Open Access

Getting lipids from glycerol: new perspectives on biotechnological exploitation of Candida freyschussii

  • Stefano Raimondi1,
  • Maddalena Rossi1,
  • Alan Leonardi1,
  • Michele Maria Bianchi2,
  • Teresa Rinaldi2 and
  • Alberto Amaretti1Email author
Contributed equally
Microbial Cell Factories201413:83

https://doi.org/10.1186/1475-2859-13-83

Received: 12 February 2014

Accepted: 30 May 2014

Published: 7 June 2014

Abstract

Background

Microbial lipids represent a valuable alternative feedstock for biodiesel production when oleaginous microbes are cultured with inexpensive substrates in processes exhibiting high yield and productivity. In this perspective, crude glycerol is among the most promising raw materials for lipid production, because it is the costless residual of biodiesel production. Thus, cultivation of oleaginous yeasts in glycerol-based media is attracting great interest and natural biodiversity is increasingly explored to identify novel oleaginous species recycling this carbon source for growth and lipid production.

Results

Thirty-three yeasts strains belonging to 19 species were screened for the ability to grow and produce intracellular lipids in a pure glycerol-based medium with high C/N ratio. A minority of them consumed most of the glycerol and generated visible lipid bodies. Among them, Candida freyschussii ATCC 18737 was selected, because it exhibited the highest lipid production and glycerol conversion yield. Lipid production in this strain was positively affected by the increase of C/N ratio, but growth was inhibited by glycerol concentration higher than 40 g/L. In batch cultures, the highest lipid production (4.6 g/L), lipid content of biomass (33% w/w), and lipid volumetric productivity (0.15 g/L/h) were obtained with 40 g/L glycerol, during the course of a 30-h process. Fed-batch cultivation succeeded in preventing substrate inhibition and in achieving a high cell-density culture. The improved lipid production and volumetric productivity reached the remarkable high level of 28 g/L and 0.28 g/L/h, respectively. The lipids accumulated by C. freyschussii ATCC 18737 have similar fatty acid composition of plant oil indicating their potential use as biodiesel feedstock. Calculated physicochemical properties of a biodiesel produced with the lipids from C. freyschussii ATCC 18737 are expected to meet the European and American standards, being equal to those of rapeseed and palm biodiesel.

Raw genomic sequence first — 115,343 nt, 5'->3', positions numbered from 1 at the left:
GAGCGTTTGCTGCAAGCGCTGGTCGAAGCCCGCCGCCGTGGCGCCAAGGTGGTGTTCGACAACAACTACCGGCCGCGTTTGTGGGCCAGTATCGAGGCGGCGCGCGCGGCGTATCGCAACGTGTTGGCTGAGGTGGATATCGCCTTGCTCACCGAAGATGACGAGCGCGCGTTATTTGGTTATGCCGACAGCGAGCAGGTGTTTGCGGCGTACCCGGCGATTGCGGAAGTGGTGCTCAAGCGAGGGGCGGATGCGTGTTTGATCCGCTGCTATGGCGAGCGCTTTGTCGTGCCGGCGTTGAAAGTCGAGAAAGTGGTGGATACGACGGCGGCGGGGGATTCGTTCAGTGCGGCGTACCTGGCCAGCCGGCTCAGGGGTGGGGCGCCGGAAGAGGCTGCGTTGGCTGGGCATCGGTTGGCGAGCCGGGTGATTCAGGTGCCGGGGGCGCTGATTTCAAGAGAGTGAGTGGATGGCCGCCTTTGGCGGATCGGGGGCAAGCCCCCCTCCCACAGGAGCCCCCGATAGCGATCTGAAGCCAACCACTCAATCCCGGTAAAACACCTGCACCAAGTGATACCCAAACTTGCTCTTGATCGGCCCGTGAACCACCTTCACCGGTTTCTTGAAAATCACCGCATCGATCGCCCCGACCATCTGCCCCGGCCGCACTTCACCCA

Conclusions

C. freyschussii ATCC 18737 could be considered an interesting microorganism for utilization in biofuel industry. Cultivation of this yeast in media containing crude glycerol should be investigated deeper in order to evaluate whether it may find application in the valorization of the waste of biodiesel manufacturing.